scaling function

This is a discussion on scaling function within the Game Programming forums, part of the General Programming Boards category; Hello, I am working on a school assignment and have one small problem. Here's the general description of the assignment: ...

  1. #1
    Registered User
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    Mar 2003
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    25

    scaling function

    Hello,

    I am working on a school assignment and have one small problem. Here's the general description of the assignment:

    Create an openGL program (2D) that can be used to be a street map of a given area. So some functions are making buildings and streets, being able to place them and rotate and scale them. Now I've got most of that done already, don't worry, I didn't come here looking for someone to do my homework for me ... I'm just stuck on one thing. The tricky part came with group things together. Everything is a rectangle. I have a WorldObject class which has subclasses for building and street, which is not so relevant anyway. WorldObject has a vector of rectangles in this object.

    So to rotate an object, I need to rotate every rectangle, with respect to the center of the object. After much math on paper and some old trial and error I figured a good way to do this that works great. My problem comes with the scaling function. I've got a function that almost works, but is slightly off, if I have two rectangles right next to each other (touching) and I increment the scale, they'll be slowly moving towards each other instead of the edges staying just next to each other like they should. It's close to perfect, and I may just give up and leave it like this, but I'm really a perfectionist and want this to work properly. So here's where I would be ever so greatful for your help. This is the code I have for this function:

    Code:
    void Rectangle::incrementCenter(Point2D * pointOfOrigin, GLfloat width, GLfloat height) {
    	if (this->center == *pointOfOrigin) return;
    
    	// normalize to origin
    	this->center -= *pointOfOrigin;
    
    	// determine z and add the new distance to it (will usually be 1)
    	double z = sqrt(pow(this->center.x,2) + pow(this->center.y,2));
    
    	double z1 = sqrt(pow(width,2) + pow(height,2));
    
    	if (width < 0 || height < 0 && !(width < 0 && height < 0)) z1 *= -1;
    
    	z += z1;
    
    	// determine angle between center of rectangle and center of the object
    	double rads = atan(this->center.y/this->center.x);
    
    	// see comments in rotateCenter for this one
    	if (this->center.x < 0 && this->center.y > 0 ||
    		this->center.x < 0 && this->center.y < 0) {
    		rads += PI;
    	} 
    	Point2D scaledCenter = Point2D(z*cos(rads), z*sin(rads));
    	this->center = scaledCenter + *pointOfOrigin;
    }
    
    // the above gets called from WorldObject
    
    void WorldObject::scale(GLfloat width, GLfloat height) {
    
    	Point2D * center = calulateCenter();
    
    	// how many rectangles in this object
    	int size = (int) this->rectangles.size();
    
    	for (vector<Rectangle>::iterator it = this->rectangles.begin(); it != this->rectangles.end(); it++) {
    		it->incrementScale(width,height);
    
    		// the center should only move by the width increment/size since there may be multiple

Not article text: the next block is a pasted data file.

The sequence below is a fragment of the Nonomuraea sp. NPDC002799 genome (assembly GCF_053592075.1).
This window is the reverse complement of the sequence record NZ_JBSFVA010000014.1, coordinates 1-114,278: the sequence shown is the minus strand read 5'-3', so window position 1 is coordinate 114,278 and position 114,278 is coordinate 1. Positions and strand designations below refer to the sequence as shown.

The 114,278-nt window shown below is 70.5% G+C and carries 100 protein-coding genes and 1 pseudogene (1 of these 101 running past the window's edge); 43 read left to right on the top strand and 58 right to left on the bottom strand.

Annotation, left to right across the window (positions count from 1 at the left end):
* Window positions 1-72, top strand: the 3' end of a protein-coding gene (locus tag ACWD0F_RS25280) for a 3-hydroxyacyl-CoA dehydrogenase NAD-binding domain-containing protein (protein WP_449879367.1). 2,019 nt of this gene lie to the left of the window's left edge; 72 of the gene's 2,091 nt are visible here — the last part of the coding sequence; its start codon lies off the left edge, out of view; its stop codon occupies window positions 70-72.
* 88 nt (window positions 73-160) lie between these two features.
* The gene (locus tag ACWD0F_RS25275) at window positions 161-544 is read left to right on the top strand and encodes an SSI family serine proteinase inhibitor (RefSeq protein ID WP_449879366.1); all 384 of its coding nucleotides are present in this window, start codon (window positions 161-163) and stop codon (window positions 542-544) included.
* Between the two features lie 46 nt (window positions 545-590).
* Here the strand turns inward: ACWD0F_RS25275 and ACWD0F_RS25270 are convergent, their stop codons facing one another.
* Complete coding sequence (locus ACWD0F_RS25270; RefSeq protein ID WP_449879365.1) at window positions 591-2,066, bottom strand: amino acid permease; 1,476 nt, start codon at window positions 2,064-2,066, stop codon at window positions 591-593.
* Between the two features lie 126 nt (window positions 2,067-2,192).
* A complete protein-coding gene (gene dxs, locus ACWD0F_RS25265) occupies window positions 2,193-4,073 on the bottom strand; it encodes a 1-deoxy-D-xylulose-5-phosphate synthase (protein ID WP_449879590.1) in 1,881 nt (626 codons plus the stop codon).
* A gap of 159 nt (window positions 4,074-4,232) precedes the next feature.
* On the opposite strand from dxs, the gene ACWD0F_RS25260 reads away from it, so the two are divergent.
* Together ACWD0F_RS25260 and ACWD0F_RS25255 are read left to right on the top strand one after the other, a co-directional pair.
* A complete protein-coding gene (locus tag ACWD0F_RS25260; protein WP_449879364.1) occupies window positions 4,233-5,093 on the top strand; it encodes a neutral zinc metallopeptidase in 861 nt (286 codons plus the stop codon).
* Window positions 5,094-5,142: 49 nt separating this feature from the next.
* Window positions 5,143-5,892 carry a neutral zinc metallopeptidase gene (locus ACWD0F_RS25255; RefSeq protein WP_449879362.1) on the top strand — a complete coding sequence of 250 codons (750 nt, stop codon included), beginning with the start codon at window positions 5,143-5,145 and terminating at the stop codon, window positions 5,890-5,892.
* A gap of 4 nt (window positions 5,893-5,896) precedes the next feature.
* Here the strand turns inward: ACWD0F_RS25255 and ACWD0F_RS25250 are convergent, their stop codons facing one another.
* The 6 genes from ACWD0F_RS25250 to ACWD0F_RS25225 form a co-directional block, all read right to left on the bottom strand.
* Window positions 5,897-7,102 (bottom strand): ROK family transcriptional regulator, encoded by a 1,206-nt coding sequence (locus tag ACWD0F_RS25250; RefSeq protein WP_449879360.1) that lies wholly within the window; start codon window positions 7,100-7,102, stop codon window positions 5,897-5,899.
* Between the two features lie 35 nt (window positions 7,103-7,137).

// rectangles enlarged
    		// not sure now why I put the 2 there but removing it makes this bad
    		it->incrementCenter(center,width/(2*size),height/(2*size));
    	}
    }
    Sorry if this is the wrong forum, but I figured graphics related would best fit the game programming forum, even if it's not quite a game.

    Thanks for any help on this

  2. #2
    Super Moderator VirtualAce's Avatar
    Join Date
    Aug 2001
    Posts
    9,596
    If the four corners of the rectangle are all drawn using offsets on x and y from a central point, scaling them is a matter of a simple multiplication.

    I'm not sure why you are needing the angle here at all in either of these operations. Rotation only requires a radian value to increment/decrement the rotation.

    float fRotX=fOrgX*cos(fAngle)-fOrgY*sin(fAngle);
    float fRotY=fOrgX*sin(fAngle)+fOrgY*cos(fAngle);

    A translate is simple:

    fTransX=fOrgX+fDirectionX*fDistance;
    fTransY=fOrgY+fDirectionY*fDistance;

    These can all be done using matrices.

    I will show the matrices for LEFT HANDED only since that is what I'm used to:

    Rotate Z
    cos(ZAngle),-sin(ZAngle),0,0
    sin(ZAngle),cos(ZAngle),0,0
    0,0,1,0
    0,0,0,1

    Translate dx,dy,dz
    1,0,0,dx
    0,1,0,dy
    0,0,1,dz
    0,0,0,1

    Scale sx,sy,sz
    sx,0,0,0
    0,sy,0,0
    0,0,sz,0
    0,0,0,1

    Transform a vector by a 4x4 matrix - [M]*v
    M00 M01 M02 M03
    M10 M11 M12 M13
    M20 M21 M22 M23
    M30 M31 M32 M33

    fNewX=fOrgX*mat[M00]+fOrgY*mat[M01]*fOrgZ*mat[M02]+mat[M03];
    fNewY=fOrgX*mat[M10]+fOrgY*mat[M11]*fOrgZ*mat[M12]+mat[M13];
    fNewZ=fOrgX*mat[M20]+fOrgY*mat[M21]*fOrgZ*mat[M22]+mat[M23];

    Concatenate 4x4 matrices
    Code:
    void MatMul(float mat1[4][4],float mat2[4][4],float result[4][4])
    {  
      for (int i=0;i<4;i++)
      {
        for (int j=0;j<4;j++)
        {
           result[i][j]=0.0f;
           for (int k=0;k<4;k++)
           {
              mat[i][j]+=mat1[i][k]*mat2[k][j];
           }
        }
      }
    }
    Last edited by VirtualAce; 10-23-2006 at 01:04 AM.

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